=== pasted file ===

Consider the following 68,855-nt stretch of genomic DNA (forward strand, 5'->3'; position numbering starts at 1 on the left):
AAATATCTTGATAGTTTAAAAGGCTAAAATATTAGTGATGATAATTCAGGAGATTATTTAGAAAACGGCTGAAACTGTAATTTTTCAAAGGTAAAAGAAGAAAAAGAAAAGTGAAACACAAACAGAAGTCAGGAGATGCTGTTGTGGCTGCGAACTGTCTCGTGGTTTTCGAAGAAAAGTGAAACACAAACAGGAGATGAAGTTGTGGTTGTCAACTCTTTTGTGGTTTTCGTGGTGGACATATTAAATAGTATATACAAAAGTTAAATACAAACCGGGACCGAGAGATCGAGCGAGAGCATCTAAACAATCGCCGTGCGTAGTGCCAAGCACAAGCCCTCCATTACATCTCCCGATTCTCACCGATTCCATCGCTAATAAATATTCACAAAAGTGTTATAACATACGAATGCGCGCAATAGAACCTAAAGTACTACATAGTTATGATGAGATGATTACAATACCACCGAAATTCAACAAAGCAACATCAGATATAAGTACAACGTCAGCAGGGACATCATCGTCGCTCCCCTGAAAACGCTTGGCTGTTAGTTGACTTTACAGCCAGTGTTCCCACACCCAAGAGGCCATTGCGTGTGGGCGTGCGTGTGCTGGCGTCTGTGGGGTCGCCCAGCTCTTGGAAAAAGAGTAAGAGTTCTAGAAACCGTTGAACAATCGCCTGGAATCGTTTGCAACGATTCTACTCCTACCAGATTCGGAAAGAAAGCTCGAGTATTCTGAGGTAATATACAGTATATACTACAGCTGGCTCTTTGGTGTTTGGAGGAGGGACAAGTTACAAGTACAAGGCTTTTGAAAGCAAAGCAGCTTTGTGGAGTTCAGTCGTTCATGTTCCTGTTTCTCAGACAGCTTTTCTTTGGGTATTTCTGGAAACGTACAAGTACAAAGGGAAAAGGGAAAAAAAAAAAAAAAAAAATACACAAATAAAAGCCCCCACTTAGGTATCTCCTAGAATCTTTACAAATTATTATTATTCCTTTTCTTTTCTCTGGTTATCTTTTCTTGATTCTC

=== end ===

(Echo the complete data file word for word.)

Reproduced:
Consider the following 68,855-nt stretch of genomic DNA (forward strand, 5'->3'; position numbering starts at 1 on the left):
AAATATCTTGATAGTTTAAAAGGCTAAAATATTAGTGATGATAATTCAGGAGATTATTTAGAAAACGGCTGAAACTGTAATTTTTCAAAGGTAAAAGAAGAAAAAGAAAAGTGAAACACAAACAGAAGTCAGGAGATGCTGTTGTGGCTGCGAACTGTCTCGTGGTTTTCGAAGAAAAGTGAAACACAAACAGGAGATGAAGTTGTGGTTGTCAACTCTTTTGTGGTTTTCGTGGTGGACATATTAAATAGTATATACAAAAGTTAAATACAAACCGGGACCGAGAGATCGAGCGAGAGCATCTAAACAATCGCCGTGCGTAGTGCCAAGCACAAGCCCTCCATTACATCTCCCGATTCTCACCGATTCCATCGCTAATAAATATTCACAAAAGTGTTATAACATACGAATGCGCGCAATAGAACCTAAAGTACTACATAGTTATGATGAGATGATTACAATACCACCGAAATTCAACAAAGCAACATCAGATATAAGTACAACGTCAGCAGGGACATCATCGTCGCTCCCCTGAAAACGCTTGGCTGTTAGTTGACTTTACAGCCAGTGTTCCCACACCCAAGAGGCCATTGCGTGTGGGCGTGCGTGTGCTGGCGTCTGTGGGGTCGCCCAGCTCTTGGAAAAAGAGTAAGAGTTCTAGAAACCGTTGAACAATCGCCTGGAATCGTTTGCAACGATTCTACTCCTACCAGATTCGGAAAGAAAGCTCGAGTATTCTGAGGTAATATACAGTATATACTACAGCTGGCTCTTTGGTGTTTGGAGGAGGGACAAGTTACAAGTACAAGGCTTTTGAAAGCAAAGCAGCTTTGTGGAGTTCAGTCGTTCATGTTCCTGTTTCTCAGACAGCTTTTCTTTGGGTATTTCTGGAAACGTACAAGTACAAAGGGAAAAGGGAAAAAAAAAAAAAAAAAAATACACAAATAAAAGCCCCCACTTAGGTATCTCCTAGAATCTTTACAAATTATTATTATTCCTTTTCTTTTCTCTGGTTATCTTTTCTTGATTCTC